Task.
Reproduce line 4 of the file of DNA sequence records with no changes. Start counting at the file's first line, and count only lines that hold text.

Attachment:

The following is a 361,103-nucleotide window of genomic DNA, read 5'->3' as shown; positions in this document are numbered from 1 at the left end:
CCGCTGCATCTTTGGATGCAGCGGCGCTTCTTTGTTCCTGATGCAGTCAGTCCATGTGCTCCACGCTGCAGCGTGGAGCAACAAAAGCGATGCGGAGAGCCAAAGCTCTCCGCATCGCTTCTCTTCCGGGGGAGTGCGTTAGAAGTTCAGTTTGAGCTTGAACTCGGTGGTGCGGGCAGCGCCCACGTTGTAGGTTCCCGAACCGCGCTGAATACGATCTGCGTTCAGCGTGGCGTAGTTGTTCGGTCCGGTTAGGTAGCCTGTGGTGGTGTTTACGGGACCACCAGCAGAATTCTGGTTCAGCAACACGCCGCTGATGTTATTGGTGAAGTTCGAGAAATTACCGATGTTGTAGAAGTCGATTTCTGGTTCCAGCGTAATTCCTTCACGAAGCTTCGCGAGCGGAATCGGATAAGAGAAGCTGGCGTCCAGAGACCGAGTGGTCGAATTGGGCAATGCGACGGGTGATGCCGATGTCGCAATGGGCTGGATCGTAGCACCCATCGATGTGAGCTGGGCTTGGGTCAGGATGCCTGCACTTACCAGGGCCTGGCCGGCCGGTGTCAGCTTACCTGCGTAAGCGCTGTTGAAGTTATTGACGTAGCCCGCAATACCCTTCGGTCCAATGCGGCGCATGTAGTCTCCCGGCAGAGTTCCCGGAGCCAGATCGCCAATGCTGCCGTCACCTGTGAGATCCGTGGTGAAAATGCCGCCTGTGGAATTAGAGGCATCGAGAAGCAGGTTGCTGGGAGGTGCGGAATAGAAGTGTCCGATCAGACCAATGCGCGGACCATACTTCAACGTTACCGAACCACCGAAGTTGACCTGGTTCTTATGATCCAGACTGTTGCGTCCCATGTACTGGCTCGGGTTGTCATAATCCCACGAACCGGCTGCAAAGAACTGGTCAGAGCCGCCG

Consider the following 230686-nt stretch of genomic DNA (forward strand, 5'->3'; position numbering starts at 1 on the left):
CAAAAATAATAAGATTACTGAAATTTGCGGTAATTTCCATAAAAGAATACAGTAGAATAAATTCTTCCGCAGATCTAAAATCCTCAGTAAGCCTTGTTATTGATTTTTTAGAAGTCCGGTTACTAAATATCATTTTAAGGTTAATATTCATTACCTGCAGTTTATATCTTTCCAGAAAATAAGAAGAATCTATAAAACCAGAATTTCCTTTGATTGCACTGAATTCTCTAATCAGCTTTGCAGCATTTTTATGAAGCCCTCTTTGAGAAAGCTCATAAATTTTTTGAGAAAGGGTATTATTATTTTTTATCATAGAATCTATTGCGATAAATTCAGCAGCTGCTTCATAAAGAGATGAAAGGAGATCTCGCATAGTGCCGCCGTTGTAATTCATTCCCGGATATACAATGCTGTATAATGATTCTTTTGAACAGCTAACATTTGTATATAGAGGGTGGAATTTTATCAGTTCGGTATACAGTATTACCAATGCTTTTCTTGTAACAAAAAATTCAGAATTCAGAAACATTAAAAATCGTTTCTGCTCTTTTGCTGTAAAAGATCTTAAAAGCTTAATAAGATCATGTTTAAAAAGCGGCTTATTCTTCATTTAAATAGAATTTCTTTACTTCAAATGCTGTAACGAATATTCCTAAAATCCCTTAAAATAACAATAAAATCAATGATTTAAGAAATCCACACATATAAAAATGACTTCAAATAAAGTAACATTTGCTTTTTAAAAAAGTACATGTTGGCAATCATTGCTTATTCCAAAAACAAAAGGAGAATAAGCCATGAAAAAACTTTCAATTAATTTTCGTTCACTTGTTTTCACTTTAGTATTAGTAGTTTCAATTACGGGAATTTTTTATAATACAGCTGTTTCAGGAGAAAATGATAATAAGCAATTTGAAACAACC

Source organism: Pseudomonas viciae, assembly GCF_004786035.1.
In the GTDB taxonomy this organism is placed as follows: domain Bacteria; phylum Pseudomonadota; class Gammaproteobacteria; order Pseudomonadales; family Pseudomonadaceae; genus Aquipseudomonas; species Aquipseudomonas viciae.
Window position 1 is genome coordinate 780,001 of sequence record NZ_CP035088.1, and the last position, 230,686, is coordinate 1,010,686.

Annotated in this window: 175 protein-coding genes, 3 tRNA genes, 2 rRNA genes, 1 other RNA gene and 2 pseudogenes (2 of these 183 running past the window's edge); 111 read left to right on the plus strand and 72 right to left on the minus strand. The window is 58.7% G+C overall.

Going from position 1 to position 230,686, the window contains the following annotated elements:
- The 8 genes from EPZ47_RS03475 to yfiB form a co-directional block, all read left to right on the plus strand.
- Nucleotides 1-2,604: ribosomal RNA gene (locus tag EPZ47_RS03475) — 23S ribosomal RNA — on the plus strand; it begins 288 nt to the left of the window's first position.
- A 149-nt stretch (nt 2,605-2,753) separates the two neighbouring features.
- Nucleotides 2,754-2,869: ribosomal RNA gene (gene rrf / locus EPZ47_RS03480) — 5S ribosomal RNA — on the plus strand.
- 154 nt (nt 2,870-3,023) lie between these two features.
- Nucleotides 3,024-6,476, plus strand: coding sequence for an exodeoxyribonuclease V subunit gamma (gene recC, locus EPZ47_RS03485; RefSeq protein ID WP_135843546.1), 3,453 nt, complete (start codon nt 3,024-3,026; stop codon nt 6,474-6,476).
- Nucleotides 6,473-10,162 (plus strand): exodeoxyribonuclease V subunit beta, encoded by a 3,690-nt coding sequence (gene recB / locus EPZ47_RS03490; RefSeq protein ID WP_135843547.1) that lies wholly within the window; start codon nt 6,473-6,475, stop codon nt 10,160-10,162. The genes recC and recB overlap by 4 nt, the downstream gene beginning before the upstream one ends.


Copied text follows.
CAAAAATAATAAGATTACTGAAATTTGCGGTAATTTCCATAAAAGAATACAGTAGAATAAATTCTTCCGCAGATCTAAAATCCTCAGTAAGCCTTGTTATTGATTTTTTAGAAGTCCGGTTACTAAATATCATTTTAAGGTTAATATTCATTACCTGCAGTTTATATCTTTCCAGAAAATAAGAAGAATCTATAAAACCAGAATTTCCTTTGATTGCACTGAATTCTCTAATCAGCTTTGCAGCATTTTTATGAAGCCCTCTTTGAGAAAGCTCATAAATTTTTTGAGAAAGGGTATTATTATTTTTTATCATAGAATCTATTGCGATAAATTCAGCAGCTGCTTCATAAAGAGATGAAAGGAGATCTCGCATAGTGCCGCCGTTGTAATTCATTCCCGGATATACAATGCTGTATAATGATTCTTTTGAACAGCTAACATTTGTATATAGAGGGTGGAATTTTATCAGTTCGGTATACAGTATTACCAATGCTTTTCTTGTAACAAAAAATTCAGAATTCAGAAACATTAAAAATCGTTTCTGCTCTTTTGCTGTAAAAGATCTTAAAAGCTTAATAAGATCATGTTTAAAAAGCGGCTTATTCTTCATTTAAATAGAATTTCTTTACTTCAAATGCTGTAACGAATATTCCTAAAATCCCTTAAAATAACAATAAAATCAATGATTTAAGAAATCCACACATATAAAAATGACTTCAAATAAAGTAACATTTGCTTTTTAAAAAAGTACATGTTGGCAATCATTGCTTATTCCAAAAACAAAAGGAGAATAAGCCATGAAAAAACTTTCAATTAATTTTCGTTCACTTGTTTTCACTTTAGTATTAGTAGTTTCAATTACGGGAATTTTTTATAATACAGCTGTTTCAGGAGAAAATGATAATAAGCAATTTGAAACAACC